Foster v. Chatman - Oral Argument - November 02, 2015

Foster v. Chatman

Media for Foster v. Chatman

Audio Transcription for Opinion Announcement - May 23, 2016 in Foster v. Chatman

Audio Transcription for Oral Argument - November 02, 2015 in Foster v. Chatman

John G. Roberts, Jr.:

We'll hear argument first this morning in Case 14-8349, Foster v. Chatman. Mr. Bright.

Stephen B. Bright:

Mr. Chief Justice, and may it please the Court: The prosecutors in this case came to court on the morning of jury selection determined to strike all the black prospective jurors.

John G. Roberts, Jr.:

Mr. Bright, maybe you could address first the -- the question we raised on Friday with respect to which court certiorari should be directed to.

Stephen B. Bright:

Yes, Your Honor. We filed this petition originally certiorari to the Supreme Court of Georgia.

And of course this Court in Sears v. Upton had issued certiorari -- this is in 2010 -- to the Supreme Court of Georgia in a similar situation. It appears to us, from looking at this over the weekend, that R.J. Reynolds Tobacco Company v. Durham County, which the Court has decided in eight -- in 1986, the Court said that, unless there was positive assurance that the decision was not a ruling on the merits, then the writ went to the State supreme court. And the Georgia court, while it has rules and statutes and its own opinions that are not totally in harmony with one another, the rule, nonetheless, is that a certificate of probable cause, which is what was denied in this case, is to be granted if there is arguable merit to the case.

John G. Roberts, Jr.:

Do you think that affects the scope of our review? In other words, are we addressing just whether there's arguable merit to the claim or are we addressing the claim on its own merits?

Stephen B. Bright:

Well, I -- I think what this Court has done in -- in all these cases is apply Yist v. Nunnemaker to look through to the last reasoned decision, and that would be the decision of the habeas corpus court.

In Georgia, typically the habeas court rules, an application is made for certificate of probable cause to the Georgia Supreme Court, and that is often denied summarily.

It is denied summarily as it was in this case.

It was denied.

Antonin Scalia:

I really don't understand that.

You -- you say we would be reversing the Georgia Supreme Court, not the -- not the habeas court, right? And -- and all that the Georgia Supreme Court held is that there -- there -- is that there was no arguable basis for -- for its accepting review. So if we reverse that decision, we -- we tell the Georgia Supreme Court, you're wrong; there is an arguable basis for your accepting review.

So we ought to remand to that court, requiring them to accept review, it would seem to me. How can we reverse them on -- on an issue they -- they never considered?

Stephen B. Bright:

Well, that's what happened in R.J. Reynolds.

I mean, there you had almost an identical situation where you had an intermediate appellate court that had ruled, and then you had the North Carolina Supreme Court denied review.

And the question was, do you issue the writ to the intermediate appellate court or to the North Carolina Supreme Court? And -- and this Court decided, and Justice Blackman, writing for the court, said, "We want to give practitioners" -- "We want to end the confusion about this." And so it goes to the State supreme court. There is no difference in our situation here and the situation that R.J. Reynolds --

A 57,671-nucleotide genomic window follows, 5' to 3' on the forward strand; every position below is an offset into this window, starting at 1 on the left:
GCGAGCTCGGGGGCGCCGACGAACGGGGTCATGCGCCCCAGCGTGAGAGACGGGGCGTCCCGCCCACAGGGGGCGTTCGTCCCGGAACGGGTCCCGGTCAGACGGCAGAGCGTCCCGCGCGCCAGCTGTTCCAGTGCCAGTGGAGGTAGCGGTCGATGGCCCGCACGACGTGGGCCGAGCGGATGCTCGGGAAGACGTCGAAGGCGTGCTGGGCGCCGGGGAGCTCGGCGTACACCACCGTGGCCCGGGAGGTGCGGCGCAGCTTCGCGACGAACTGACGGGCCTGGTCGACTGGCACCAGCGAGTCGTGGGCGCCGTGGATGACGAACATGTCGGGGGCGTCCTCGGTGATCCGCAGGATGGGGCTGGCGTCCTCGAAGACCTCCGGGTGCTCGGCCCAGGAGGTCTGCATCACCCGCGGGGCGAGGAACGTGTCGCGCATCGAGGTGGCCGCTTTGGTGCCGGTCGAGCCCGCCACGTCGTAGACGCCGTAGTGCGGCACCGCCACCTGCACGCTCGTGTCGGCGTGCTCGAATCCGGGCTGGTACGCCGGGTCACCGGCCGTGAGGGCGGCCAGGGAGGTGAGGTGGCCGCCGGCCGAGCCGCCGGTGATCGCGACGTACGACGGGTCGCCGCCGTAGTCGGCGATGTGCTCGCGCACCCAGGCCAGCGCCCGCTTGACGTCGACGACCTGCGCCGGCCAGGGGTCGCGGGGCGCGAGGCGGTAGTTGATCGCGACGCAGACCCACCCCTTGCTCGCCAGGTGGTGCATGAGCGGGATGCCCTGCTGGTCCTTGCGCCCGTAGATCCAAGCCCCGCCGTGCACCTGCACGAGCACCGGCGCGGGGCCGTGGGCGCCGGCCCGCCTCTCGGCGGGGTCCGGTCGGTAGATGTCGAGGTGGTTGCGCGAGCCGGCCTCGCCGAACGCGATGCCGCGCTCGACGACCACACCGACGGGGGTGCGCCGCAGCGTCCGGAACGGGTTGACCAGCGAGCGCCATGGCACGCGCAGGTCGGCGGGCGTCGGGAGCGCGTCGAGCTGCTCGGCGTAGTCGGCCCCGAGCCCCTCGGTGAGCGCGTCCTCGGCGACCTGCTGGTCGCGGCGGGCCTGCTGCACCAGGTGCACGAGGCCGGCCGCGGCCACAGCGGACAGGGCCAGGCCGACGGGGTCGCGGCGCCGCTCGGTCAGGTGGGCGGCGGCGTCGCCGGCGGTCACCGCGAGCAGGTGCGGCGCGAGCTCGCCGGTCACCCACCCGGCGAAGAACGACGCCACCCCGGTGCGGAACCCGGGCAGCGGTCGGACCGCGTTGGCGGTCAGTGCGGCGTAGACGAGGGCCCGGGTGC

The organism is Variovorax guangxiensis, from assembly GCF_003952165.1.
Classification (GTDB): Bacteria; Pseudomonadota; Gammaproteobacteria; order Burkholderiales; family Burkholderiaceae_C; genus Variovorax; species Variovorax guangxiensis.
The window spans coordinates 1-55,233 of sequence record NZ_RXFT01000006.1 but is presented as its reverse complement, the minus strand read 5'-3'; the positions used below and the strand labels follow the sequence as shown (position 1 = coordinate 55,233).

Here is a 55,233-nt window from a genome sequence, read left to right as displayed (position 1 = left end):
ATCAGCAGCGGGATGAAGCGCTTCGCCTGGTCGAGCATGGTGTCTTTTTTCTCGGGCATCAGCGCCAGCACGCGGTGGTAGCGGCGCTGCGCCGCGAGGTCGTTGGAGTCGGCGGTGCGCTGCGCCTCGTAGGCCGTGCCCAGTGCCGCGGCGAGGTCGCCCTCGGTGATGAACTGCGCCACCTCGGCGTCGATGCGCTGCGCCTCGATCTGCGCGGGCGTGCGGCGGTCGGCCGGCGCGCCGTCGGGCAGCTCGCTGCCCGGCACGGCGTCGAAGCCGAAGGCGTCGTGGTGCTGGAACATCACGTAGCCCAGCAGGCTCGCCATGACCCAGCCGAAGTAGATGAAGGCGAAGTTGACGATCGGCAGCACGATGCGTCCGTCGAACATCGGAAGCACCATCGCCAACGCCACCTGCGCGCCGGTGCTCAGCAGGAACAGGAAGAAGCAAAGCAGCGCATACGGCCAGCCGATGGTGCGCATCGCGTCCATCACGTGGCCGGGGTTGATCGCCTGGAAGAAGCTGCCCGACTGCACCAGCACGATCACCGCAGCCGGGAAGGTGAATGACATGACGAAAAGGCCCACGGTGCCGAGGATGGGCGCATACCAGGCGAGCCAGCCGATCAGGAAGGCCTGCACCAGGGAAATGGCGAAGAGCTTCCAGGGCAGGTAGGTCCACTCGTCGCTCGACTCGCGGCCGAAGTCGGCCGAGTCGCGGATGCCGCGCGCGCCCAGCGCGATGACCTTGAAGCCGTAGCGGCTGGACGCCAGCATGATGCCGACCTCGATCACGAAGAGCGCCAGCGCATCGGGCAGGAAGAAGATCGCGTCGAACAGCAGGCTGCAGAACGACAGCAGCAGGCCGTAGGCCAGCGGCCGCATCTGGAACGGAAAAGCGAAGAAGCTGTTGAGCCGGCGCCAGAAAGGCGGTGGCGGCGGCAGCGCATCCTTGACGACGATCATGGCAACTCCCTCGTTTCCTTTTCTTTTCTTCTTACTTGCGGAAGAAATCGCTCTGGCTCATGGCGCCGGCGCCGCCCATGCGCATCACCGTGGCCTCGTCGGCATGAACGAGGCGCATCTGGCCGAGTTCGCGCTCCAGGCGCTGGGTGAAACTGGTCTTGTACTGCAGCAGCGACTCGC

Elena Kagan:

But -- but you're saying in that case or in other cases? And if so, which other cases that, in that situation, we, nonetheless, addressed the reasoning of the intermediate court? Is that what you're saying?

Stephen B. Bright:

You -- you did in Sears v. Upton, a case out of Georgia, 561 U.S. 945 in 2010. That was certiorari to the Supreme Court of Georgia, but it came up on exactly the same posture of our -- our case.

Anthony M. Kennedy:

Is there an argument that the petition for certiorari could go to the trial court? I mean, our statute says that it goes to the highest court in which review could have -- could have been had, I think is the -- the statutory phrase, in which sounds like the Georgia Supreme Court. On the other hand, as Justice Scalia said, they haven't really directed their attention to the issues before us. I -- I -- I'm not sure to me that it's an option to -- to go to the superior -- to the Georgia trial court.

Stephen B. Bright:

Well, let --

Anthony M. Kennedy:

Or -- or is that incorrect?

Stephen B. Bright:

Well, what this Court has said, both in the R.J. Reynolds case and then that was followed in Grady v. North Carolina last year -- 2015 case, this year, in which, once again, there was an intermediate court decision denied by the -- the North Carolina Supreme Court. I mean, I can remember all the way back to 1960.

There was Thompson v. Louisville, where certiorari was to the police court in Louisville, Kentucky, because no court in Kentucky could take the case because the fine was less than $20. But I think these cases, much more recent, decided by the Court 1986 and this year --

Ruth Bader Ginsburg:

You're putting together two rules that you say we've established.

One is Justice Blackman said, to end the confusion, the petition should be addressed to the Supreme Court. And then you said, we have cases.

Look through cases.

If --

Stephen B. Bright:

Right.

Ruth Bader Ginsburg:

-- the Supreme Court has said just "denied," nothing more than "denied," we look back to the last reasoned decision. Those are both decisions of this Court, and that's what you're relying on.

Stephen B. Bright:

Well, and -- and they're not mutually exclusive.